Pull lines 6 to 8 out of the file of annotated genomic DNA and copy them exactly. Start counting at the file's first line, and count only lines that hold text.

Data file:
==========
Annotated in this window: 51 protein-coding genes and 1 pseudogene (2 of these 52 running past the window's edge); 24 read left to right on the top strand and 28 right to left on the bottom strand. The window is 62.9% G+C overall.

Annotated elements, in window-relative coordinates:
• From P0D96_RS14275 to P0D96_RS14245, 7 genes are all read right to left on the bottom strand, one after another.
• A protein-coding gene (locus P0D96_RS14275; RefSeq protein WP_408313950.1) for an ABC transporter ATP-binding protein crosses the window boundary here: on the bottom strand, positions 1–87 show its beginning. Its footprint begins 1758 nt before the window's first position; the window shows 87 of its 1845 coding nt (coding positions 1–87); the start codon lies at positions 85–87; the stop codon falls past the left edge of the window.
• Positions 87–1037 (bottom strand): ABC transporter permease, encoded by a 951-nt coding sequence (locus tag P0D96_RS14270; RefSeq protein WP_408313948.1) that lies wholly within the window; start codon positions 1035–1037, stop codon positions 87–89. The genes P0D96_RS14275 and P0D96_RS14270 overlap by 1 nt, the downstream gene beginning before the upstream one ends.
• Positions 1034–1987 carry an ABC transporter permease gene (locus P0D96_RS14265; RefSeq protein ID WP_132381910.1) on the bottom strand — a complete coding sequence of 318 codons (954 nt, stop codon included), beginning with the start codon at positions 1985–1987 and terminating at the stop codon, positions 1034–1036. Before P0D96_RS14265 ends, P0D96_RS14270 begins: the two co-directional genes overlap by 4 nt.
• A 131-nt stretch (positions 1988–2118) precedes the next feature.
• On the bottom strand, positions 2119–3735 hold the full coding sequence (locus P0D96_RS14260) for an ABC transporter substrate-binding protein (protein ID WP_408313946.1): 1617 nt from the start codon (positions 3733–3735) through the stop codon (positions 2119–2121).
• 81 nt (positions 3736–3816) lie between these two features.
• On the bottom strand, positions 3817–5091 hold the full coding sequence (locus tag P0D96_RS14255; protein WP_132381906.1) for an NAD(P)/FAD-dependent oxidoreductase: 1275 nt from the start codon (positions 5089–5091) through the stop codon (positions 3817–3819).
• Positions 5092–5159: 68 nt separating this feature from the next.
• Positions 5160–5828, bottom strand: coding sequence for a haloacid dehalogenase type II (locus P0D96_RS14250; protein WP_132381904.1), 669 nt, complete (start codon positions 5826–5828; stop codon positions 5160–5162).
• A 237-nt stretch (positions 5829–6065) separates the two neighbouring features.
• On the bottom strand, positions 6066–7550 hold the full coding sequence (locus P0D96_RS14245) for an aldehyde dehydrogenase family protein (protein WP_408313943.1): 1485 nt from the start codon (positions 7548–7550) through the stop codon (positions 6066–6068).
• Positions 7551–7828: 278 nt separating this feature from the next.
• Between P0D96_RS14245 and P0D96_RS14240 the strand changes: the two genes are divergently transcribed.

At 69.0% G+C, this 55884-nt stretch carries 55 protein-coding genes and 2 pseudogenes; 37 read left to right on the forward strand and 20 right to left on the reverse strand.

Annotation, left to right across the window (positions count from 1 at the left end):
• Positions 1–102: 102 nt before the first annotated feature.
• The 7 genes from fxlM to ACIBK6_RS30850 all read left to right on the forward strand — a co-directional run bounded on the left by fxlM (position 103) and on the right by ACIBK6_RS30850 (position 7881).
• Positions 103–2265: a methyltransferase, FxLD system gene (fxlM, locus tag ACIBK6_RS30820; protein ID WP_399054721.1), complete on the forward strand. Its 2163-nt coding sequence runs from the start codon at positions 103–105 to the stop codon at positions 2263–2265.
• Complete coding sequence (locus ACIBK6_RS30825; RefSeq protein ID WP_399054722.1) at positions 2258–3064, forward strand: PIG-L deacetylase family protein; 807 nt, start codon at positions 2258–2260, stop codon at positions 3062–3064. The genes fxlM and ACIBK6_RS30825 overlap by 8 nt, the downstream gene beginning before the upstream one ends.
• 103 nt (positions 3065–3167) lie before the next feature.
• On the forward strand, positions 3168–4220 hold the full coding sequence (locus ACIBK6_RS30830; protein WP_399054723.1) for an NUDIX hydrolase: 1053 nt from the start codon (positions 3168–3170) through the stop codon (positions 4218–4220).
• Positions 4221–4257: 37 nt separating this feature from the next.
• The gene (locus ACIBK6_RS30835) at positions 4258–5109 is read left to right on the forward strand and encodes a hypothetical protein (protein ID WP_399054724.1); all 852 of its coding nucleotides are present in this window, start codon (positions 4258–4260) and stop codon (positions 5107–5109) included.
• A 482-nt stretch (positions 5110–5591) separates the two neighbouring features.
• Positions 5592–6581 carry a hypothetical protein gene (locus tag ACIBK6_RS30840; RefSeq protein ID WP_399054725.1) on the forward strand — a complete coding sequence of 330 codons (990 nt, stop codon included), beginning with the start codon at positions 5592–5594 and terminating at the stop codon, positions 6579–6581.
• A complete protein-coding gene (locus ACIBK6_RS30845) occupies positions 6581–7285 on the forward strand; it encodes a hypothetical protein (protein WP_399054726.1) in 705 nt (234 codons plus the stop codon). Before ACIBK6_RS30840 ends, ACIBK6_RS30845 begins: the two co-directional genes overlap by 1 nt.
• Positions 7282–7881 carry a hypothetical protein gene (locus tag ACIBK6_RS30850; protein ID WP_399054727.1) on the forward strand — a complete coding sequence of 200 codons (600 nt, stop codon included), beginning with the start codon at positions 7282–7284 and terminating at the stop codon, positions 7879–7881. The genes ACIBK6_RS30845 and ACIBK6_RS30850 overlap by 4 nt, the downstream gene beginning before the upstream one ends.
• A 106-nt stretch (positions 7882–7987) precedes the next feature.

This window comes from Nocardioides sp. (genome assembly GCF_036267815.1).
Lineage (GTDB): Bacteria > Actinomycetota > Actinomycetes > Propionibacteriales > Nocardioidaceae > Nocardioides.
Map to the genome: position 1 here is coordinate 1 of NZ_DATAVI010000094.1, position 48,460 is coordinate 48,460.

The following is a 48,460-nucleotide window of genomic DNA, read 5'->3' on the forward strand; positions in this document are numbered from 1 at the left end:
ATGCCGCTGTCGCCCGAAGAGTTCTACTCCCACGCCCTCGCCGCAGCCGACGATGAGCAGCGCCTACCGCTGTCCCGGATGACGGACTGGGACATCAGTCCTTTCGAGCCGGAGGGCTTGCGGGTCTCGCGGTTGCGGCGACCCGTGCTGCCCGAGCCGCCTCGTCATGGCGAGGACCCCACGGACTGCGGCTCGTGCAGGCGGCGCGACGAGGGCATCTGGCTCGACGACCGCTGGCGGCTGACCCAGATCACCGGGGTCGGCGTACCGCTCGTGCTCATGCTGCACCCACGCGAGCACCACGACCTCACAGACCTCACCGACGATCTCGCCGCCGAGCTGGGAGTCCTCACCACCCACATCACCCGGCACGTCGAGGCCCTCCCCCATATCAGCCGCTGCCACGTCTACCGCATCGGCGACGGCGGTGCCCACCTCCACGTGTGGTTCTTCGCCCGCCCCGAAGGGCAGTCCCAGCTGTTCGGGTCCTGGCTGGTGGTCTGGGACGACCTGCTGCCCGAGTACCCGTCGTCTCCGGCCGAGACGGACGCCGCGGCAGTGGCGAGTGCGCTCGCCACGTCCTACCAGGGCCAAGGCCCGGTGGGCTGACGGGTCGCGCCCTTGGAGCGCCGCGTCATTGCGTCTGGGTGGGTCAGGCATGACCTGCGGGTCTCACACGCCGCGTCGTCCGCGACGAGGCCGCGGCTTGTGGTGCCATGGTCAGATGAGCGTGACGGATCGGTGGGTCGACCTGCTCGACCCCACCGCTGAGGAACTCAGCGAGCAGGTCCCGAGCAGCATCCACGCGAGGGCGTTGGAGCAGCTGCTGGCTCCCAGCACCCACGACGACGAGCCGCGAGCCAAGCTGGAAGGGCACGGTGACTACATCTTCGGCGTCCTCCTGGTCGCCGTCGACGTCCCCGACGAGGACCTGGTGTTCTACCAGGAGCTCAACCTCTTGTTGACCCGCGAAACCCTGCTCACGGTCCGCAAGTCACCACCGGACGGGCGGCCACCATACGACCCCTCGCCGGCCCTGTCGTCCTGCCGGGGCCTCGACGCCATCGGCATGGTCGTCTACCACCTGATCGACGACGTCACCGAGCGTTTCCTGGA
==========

• Positions 1034–1987 carry an ABC transporter permease gene (locus P0D96_RS14265; RefSeq protein ID WP_132381910.1) on the bottom strand — a complete coding sequence of 318 codons (954 nt, stop codon included), beginning with the start codon at positions 1985–1987 and terminating at the stop codon, positions 1034–1036. Before P0D96_RS14265 ends, P0D96_RS14270 begins: the two co-directional genes overlap by 4 nt.
• A 131-nt stretch (positions 1988–2118) precedes the next feature.
• On the bottom strand, positions 2119–3735 hold the full coding sequence (locus P0D96_RS14260) for an ABC transporter substrate-binding protein (protein ID WP_408313946.1): 1617 nt from the start codon (positions 3733–3735) through the stop codon (positions 2119–2121).